Writing in the journal Nature Climate Change, Professor Zhou and colleagues reported a temperature increase of up to 0.72 degrees Celsius per decade at wind farm locations, compared to nearby areas. The wind industry in the United States has experienced a remarkably rapid expansion of capacity in recent years and this fast growth is expected to continue in the future.
While converting wind’s kinetic energy into electricity, wind turbines modify surface–atmosphere exchanges and the transfer of energy, momentum, mass and moisture within the atmosphere. These changes, if spatially large enough, may have noticeable impacts on local to regional weather and climate.
Oddly, researchers also found the effect to be greater at night than during the day. After discounting the impact of surface features such as vegetation, roads, light reflection and surface structures, the researchers concluded that the temperature change was caused by air turbulence generated by the turbines’ giant rotor blades. Professor Zhou said the study could help researchers better understand the impact of wind farms on local environments :: Read the full article »»»»
Posted: April 28th, 2012 | Author: Michael Courtenay | Filed under: Cankler Science News, Climate Change, Ecology, Science of Green | Tags: ARGO, Commonwealth Scientific and Industrial Research Organisation, CSIRO, Global Warming, Greenhouse Effect, Lawrence Livermore National Laboratory, Ocean Cycles, Ocean Salinity Changes | No Comments »
A study published in the journal Science has concluded that climate change is altering oceans and rainfall worldwide. A team of three researchers looked at ocean data over the period 1950 to 2000. The research found salinity levels have changed in all the world’s oceans, wetter areas are experiencing more rain and drier areas have become drier.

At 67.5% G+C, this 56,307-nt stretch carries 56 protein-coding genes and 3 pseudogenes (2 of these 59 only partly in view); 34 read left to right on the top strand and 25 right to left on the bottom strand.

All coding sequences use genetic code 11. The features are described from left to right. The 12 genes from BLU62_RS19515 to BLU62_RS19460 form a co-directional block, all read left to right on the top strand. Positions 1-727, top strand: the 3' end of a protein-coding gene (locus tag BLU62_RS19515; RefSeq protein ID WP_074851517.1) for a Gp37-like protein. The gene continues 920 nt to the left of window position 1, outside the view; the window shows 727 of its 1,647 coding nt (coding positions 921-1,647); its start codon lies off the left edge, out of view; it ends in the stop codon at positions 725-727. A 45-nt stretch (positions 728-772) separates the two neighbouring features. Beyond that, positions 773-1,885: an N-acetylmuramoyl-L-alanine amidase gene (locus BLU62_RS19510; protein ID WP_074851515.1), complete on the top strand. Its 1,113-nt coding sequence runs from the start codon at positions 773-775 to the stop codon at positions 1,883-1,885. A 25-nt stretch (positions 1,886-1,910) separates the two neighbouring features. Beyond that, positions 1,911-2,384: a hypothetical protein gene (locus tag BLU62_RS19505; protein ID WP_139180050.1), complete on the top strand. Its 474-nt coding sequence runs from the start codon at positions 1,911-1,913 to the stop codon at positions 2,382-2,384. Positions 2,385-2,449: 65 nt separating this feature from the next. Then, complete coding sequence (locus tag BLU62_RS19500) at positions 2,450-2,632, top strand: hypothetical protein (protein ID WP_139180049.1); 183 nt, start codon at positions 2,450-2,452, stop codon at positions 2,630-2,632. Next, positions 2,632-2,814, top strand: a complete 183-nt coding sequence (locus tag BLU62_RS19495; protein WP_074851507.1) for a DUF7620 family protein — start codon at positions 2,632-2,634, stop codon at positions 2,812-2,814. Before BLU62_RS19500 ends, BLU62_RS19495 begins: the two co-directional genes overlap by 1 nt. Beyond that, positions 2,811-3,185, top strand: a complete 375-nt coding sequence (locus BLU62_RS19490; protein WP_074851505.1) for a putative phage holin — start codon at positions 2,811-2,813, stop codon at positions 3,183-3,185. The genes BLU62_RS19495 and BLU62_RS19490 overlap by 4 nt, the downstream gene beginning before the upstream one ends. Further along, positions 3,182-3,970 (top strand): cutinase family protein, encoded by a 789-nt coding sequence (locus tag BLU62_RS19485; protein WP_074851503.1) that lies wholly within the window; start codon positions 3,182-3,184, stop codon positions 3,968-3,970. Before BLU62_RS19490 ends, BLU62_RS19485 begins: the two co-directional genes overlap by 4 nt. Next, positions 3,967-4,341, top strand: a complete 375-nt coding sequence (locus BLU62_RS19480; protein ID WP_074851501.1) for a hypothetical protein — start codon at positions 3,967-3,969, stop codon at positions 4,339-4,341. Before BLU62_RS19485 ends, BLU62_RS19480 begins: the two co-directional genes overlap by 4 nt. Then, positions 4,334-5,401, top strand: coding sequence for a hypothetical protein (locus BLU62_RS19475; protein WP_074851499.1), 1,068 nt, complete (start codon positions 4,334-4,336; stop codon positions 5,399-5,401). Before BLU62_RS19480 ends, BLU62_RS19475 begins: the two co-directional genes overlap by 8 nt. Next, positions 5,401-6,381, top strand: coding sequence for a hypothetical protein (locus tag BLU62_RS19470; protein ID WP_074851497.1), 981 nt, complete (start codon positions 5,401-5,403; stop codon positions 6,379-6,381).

Susan Wijffels from the Commonwealth Scientific and Industrial Research Organisation – CSIRO - says she expects the trend to continue.
“The answer of how much more is going to be in the future depends on how much more warning there is going to be,” she said. ”So if we stay on a high emissions pathway we might see warming up around three degrees, which will give us maybe a 24 per cent change in our water cycle.”
The authors say this could have implications for global food security. In the paper, Australian scientists from the CSIRO and the Lawrence Livermore National Laboratory, California, reported changing patterns of salinity in the global ocean during the past 50 years, marking a clear fingerprint of climate change. :: Read the full article »»»»
Posted: December 5th, 2011 | Author: M.Aaron Silverman | Filed under: Climate Change, Science, Science News, Science of Green | Tags: Climate Change, CSIRO, Science of Green, The Global Carbon Project, Tyndall Centre for Climate Change | No Comments »
New research has found global carbon emissions surged by a record amount in 2010 after falling during the international financial crisis.
The Global Carbon Project published its yearly analysis of carbon dioxide emissions in the journal Nature Climate Change today.